Corrects the fact T-Mobile service applicants were also affected, not just T-Mobile customers.
NEW YORK (The Street) -- While T-Mobile's (TMUS) CEO John Legere believes that "part of being the Un-carrier means telling it like it is," Mr. Legere has a problem on his hands that defies easy answers, not to mention solutions.
That said, despite Legere's publicly expressed frustration via public statements so far, "angry" hardly covers the full implications of this latest corporate hack. The recent announcement that a data breach at financial credit processing firm Experian affects at least 15 million T-Mobile USA customers and service applicants is just the start of it.
"Citizens - not just consumers - are at the heart of this and what happens next. In some ways this is going to be about customer relations on a level with a company like Volkswagen AG (VLKAY) - they have to get it right," according to Robin Speakman, a research analyst at Shaw Capital - an independent securities firm. "Senators have now written to Experian asking for more information about what happened."
In terms of what Experian is doing in the short term, the global financial services firm announced on its website that it had notified appropriate law enforcement agencies upon discovery of the breach. It is also offering those impacted by the break-in two years of free credit monitoring and identity theft resolution services.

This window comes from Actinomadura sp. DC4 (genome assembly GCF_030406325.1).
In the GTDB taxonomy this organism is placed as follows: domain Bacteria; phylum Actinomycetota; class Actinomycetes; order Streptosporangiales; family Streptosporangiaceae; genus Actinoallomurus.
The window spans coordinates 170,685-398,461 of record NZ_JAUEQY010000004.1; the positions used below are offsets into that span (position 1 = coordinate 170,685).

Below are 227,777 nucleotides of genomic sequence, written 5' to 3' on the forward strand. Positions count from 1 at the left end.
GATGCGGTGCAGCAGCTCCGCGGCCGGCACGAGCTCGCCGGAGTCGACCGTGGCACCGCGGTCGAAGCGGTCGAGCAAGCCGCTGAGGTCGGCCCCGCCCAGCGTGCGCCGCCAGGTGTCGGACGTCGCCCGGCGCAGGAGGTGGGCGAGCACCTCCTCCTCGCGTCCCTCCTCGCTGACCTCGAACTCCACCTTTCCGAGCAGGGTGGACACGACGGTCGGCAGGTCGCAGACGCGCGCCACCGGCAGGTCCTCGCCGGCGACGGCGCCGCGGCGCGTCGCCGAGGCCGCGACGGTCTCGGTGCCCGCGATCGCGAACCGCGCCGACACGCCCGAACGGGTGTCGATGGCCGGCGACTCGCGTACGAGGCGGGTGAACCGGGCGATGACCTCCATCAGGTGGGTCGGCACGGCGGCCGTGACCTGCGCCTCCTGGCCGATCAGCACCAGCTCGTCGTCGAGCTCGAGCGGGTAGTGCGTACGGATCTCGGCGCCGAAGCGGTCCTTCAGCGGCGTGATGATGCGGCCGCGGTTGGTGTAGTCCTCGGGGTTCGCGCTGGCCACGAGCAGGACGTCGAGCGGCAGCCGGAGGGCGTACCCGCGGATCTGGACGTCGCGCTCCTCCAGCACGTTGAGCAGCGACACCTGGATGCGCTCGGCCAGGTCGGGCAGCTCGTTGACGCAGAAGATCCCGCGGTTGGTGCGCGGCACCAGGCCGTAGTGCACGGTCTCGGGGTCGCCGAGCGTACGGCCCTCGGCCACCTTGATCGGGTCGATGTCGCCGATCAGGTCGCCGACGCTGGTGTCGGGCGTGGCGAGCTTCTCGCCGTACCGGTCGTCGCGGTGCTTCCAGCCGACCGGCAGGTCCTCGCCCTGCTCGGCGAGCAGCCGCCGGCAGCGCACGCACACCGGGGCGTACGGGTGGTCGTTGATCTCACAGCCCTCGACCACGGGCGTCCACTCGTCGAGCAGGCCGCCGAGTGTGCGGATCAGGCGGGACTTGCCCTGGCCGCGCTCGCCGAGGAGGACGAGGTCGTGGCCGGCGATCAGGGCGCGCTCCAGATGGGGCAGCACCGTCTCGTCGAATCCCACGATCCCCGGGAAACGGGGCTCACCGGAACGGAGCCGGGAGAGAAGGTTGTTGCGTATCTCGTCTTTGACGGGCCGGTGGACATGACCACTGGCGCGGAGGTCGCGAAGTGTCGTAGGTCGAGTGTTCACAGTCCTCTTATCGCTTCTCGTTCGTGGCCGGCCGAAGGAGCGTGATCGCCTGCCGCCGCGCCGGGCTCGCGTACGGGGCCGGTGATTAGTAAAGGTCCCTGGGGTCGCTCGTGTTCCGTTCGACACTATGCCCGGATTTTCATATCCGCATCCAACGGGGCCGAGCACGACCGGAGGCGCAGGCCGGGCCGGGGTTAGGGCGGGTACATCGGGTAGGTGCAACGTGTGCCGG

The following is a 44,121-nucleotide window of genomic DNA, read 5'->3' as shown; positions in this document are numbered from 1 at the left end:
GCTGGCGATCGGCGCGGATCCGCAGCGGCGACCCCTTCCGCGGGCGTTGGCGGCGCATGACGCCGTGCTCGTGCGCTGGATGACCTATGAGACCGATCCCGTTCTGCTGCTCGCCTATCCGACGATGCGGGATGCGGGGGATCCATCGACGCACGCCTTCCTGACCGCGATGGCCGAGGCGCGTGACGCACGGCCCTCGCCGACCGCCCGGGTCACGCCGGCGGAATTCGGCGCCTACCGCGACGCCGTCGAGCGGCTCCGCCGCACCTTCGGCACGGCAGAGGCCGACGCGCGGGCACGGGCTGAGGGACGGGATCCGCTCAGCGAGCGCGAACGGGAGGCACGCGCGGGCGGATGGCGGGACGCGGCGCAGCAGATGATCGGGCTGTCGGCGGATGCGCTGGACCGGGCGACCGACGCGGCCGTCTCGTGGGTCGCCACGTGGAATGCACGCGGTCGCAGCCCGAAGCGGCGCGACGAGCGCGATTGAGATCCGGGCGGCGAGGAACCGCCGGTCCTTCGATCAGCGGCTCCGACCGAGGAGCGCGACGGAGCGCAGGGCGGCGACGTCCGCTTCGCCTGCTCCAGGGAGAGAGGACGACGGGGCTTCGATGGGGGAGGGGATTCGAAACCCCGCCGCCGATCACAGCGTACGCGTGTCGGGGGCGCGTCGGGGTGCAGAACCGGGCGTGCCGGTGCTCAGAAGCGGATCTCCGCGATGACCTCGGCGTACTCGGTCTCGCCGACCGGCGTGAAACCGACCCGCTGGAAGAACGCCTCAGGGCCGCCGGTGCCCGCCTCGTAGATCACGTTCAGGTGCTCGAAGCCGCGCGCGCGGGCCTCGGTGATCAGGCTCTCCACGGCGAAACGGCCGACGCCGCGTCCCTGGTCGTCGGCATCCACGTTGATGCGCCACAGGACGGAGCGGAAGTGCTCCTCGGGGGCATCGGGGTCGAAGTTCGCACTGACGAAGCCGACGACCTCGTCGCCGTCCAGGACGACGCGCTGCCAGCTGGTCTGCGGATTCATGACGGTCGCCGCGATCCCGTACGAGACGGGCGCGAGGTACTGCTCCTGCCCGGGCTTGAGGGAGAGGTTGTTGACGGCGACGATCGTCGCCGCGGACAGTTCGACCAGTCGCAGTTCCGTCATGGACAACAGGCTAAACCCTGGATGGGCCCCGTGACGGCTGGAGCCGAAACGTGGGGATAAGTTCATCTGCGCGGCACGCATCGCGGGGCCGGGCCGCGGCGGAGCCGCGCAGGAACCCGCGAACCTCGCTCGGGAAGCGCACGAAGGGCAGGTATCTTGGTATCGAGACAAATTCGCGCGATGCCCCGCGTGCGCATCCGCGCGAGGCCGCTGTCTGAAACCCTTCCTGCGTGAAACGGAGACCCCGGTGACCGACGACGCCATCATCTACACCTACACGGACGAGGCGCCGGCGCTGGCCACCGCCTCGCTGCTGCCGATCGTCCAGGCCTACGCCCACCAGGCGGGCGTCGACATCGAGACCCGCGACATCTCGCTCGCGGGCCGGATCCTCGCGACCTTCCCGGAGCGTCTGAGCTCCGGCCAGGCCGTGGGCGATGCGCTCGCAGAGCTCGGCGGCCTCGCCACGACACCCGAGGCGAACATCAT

A data breach of a company like Experian pales in comparison to an otherwise "normal" corporate hack. It is one of the three major American credit bureaus - which also includes Equifax (EFX) and TransUnion (TRU) - that affect if not touch every American with a credit card, cell phone or potentially social security number.
As a result, a hack at one of such companies leaves the door wide open for much larger scale hacks with a bigger impact long after the fuss over this incident is over. Some industry watchers, like the IT focused Inquirer claimed the information was already for sale on the first weekend after the hack on the dark web, a collection of websites that are publicly visible, yet hide the IP addresses of the servers that run them.
The impact to consumers is far more complex than it might appear, despite efforts by T-Mobile at least to downplay concerns about the impact of the breach. According to a T-Mobile spokesperson reached this afternoon by TheStreet, "This incident took place in one of our USA business units, and it's important to note this was not the consumer credit bureau. The incident was solely contained to the US and we've provided guidance to T-Mobile USA customers as you'll see from our statement and from this link, we're encouraging people to view."